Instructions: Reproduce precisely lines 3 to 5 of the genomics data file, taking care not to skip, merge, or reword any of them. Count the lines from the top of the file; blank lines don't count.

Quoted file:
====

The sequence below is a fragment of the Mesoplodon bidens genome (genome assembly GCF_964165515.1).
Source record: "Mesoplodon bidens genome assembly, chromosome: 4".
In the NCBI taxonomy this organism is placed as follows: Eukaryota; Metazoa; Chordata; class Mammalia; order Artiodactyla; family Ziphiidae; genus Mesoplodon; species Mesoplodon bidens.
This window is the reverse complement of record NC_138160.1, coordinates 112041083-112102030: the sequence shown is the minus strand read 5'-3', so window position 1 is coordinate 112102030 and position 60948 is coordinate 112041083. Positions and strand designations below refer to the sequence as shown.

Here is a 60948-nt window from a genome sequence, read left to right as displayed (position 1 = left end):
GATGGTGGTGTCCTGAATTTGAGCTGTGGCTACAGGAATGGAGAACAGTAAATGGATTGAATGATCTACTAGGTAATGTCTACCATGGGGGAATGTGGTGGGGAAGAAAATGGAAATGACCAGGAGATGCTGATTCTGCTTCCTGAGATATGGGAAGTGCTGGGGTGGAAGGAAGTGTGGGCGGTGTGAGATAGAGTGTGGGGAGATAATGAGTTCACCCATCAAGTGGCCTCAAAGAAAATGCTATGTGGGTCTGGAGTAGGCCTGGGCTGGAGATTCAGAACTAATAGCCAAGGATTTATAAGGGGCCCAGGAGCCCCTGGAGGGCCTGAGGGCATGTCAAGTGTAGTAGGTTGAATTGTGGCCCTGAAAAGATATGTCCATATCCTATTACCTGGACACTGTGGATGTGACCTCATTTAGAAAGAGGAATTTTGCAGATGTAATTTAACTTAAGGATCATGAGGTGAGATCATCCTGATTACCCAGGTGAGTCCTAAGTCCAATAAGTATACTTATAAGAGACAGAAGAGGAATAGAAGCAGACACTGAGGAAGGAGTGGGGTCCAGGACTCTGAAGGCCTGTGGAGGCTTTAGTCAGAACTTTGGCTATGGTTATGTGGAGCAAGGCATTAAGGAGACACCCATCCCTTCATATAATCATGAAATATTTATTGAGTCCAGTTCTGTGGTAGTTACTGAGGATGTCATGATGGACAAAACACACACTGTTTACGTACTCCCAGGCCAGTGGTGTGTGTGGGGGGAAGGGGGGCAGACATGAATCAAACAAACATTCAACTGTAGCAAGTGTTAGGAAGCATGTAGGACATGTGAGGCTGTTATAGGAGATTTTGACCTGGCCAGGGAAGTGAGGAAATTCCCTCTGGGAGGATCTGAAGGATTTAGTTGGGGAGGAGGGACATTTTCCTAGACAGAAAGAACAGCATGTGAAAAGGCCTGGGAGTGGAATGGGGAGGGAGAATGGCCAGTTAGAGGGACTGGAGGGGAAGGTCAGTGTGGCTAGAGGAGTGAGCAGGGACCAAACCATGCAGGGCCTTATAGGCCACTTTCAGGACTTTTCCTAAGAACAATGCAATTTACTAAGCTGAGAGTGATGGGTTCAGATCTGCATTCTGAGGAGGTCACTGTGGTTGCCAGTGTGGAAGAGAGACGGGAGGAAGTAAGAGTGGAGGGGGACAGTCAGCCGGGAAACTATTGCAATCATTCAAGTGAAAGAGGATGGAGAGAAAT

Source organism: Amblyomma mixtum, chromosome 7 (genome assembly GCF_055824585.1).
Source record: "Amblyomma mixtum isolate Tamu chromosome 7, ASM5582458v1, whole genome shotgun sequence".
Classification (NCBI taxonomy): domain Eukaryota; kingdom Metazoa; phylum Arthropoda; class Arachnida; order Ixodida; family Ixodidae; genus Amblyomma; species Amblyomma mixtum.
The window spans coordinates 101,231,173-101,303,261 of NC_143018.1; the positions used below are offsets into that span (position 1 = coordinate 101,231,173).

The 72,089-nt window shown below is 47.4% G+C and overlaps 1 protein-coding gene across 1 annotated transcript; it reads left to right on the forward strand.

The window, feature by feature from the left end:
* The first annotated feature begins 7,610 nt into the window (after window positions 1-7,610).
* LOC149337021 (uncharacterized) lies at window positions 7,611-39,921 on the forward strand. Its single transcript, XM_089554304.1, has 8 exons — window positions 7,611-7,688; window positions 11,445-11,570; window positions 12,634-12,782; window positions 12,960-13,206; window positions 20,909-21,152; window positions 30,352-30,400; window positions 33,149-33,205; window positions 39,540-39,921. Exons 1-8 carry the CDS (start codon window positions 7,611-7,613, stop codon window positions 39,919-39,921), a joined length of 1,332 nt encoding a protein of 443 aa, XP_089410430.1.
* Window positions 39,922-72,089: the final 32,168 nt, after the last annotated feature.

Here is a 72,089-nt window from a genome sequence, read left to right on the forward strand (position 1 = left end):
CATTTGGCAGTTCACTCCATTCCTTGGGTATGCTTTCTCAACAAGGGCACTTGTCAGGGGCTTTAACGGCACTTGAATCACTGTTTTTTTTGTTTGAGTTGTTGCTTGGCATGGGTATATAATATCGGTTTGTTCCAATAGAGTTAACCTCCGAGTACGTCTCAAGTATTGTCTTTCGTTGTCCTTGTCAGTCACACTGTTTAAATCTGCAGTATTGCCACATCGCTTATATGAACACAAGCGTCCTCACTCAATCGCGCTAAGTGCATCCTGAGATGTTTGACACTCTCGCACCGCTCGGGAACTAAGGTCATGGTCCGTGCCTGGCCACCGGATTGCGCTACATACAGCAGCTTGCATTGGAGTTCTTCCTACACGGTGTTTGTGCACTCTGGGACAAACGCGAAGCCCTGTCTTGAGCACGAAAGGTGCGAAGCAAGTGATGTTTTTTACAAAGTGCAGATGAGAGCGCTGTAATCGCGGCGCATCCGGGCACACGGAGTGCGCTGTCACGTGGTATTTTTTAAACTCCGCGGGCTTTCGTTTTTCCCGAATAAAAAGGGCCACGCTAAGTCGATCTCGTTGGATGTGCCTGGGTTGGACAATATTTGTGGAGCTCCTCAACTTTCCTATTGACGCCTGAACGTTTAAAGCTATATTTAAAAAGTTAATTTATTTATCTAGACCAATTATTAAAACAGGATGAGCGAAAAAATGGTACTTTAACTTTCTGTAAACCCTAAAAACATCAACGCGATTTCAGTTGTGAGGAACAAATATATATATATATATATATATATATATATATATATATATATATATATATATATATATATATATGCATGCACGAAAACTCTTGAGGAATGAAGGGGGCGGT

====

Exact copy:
In the NCBI taxonomy this organism is placed as follows: Eukaryota; Metazoa; Chordata; class Mammalia; order Artiodactyla; family Ziphiidae; genus Mesoplodon; species Mesoplodon bidens.
This window is the reverse complement of record NC_138160.1, coordinates 112041083-112102030: the sequence shown is the minus strand read 5'-3', so window position 1 is coordinate 112102030 and position 60948 is coordinate 112041083. Positions and strand designations below refer to the sequence as shown.

Here is a 60948-nt window from a genome sequence, read left to right as displayed (position 1 = left end):